Tipping Point: Our picks and pans (John Connolly, Breakwater restaurant, Jim Gaffigan)
"The Nameless Ones"
It's a tribute to Connolly and his darkly wonderful and complex Charlie Parker titles that this latest, the 19th in the series, is creepy, enlightening, stunningly researched, evocative and cloaked in heightening menace — and yet Parker himself has only a very brief cameo role. The focus this time is on his trusted cohorts, Angel and Louis, a master thief and a hitman, respectively (though they have a sense of honor and a solid if odd moral code). They're traipsing across Belgium, London, Belgrade and the Netherlands on a mission of vengeance that twists through various Slavic civil wars, mob territories and further bits of intrigue — and, yes, throw in a witch. The amount of history and backstory is fascinating — the Slavic names can be a bit confusing but hang in there — and the evolution of Angel and Louis in real-time is haunting.
— Rick Koster
I've been longing to return to Breakwater since sampling some of the outstanding food during The Day's Chefs, Cocktails and Conversation event. We made early reservations for a Thursday and settled into a window booth. Post-pandemic, the restaurant is open Wednesday-Sunday and, in addition to its regular menu, has a prix fixe special. Based on the entree, the fixed price is either $29 or $39. I went for it, while my wife Betty ordered the grilled salmon special. For my first course, I picked potato croquettes, and thankfully there was enough to share. Other options might be soup, salad, corn fritters or oysters. For my main course, I went with the fried chicken and grits. Other $29 offerings might be tacos, ravioli or shrimp and pasta. The higher-priced entrees might include salmon, swordfish and steak. The menu changes weekly and is usually posted on Facebook. Nothing disappointed, particulary the appetizer and the desserts (blueberry bread pudding for me, chocolate flourless cake for Betty). With prices and COVID fear on the rise, it can be easy to forgo dinner out, but for us, this was a visit we want to repeat soon.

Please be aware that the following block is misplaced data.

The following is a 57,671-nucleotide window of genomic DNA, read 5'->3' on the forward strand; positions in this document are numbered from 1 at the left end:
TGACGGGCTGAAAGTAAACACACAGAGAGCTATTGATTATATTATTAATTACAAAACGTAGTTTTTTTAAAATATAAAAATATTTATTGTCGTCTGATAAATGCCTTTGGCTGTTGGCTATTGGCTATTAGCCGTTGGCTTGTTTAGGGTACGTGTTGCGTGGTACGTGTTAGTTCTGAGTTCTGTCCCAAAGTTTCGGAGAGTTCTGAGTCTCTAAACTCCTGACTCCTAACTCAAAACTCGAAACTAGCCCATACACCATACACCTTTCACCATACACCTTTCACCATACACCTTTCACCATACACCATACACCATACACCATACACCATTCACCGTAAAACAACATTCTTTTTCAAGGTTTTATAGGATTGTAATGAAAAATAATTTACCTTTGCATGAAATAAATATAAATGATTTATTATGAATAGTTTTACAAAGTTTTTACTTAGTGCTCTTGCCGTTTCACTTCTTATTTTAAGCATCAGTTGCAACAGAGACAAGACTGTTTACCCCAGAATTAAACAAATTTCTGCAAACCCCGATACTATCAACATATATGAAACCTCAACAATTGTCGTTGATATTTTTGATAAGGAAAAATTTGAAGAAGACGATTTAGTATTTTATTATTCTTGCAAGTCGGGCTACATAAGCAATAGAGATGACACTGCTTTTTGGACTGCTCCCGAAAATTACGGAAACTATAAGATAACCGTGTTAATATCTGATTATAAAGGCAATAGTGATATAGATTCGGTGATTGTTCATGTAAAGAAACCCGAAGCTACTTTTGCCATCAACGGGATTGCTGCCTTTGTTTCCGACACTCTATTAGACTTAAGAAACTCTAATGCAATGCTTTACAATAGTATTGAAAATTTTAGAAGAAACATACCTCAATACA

— Tim Cotter
"Jim Gaffigan — Comedy Monster"
Yes, it DOES seem as though Gaffigan can crank out comedy specials with an uncanny speed and agility — so much so that, even though I'm a loyal fan, I set out to watch this latest with a bit of trepidation. How long can his famously G-rated, Everyman's Foibles brand of observational humor stay fresh? The answer is hinted at in the special's title. This is a darker, meaner Gaffigan, as also emphasized by his famous "Greek chorus" alternative voice that keeps saying, "You're a monster!" in response to yet another (relatively) evil bit. Well, hell, I for one am happy to see a small hint of Bill Burr or Jim Jeffries peek out from Gaffigan's persona. Don't worry: there's no outright viciousness going on. It's just that The World is wearing all of us down — even the Good Guys. It's remarkably invigorating and somehow comforting to watch Gaffigan get gently testy, and his tirade about high school marching bands goes straight to his greatest hits catalog.
— Rick Koster
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There's still plenty of mat drama, and Navarro is deep in preparations for Nationals and headed for a showdown with rivals Trinity Valley Community College when COVID-19 hits and shuts down everything in its wake.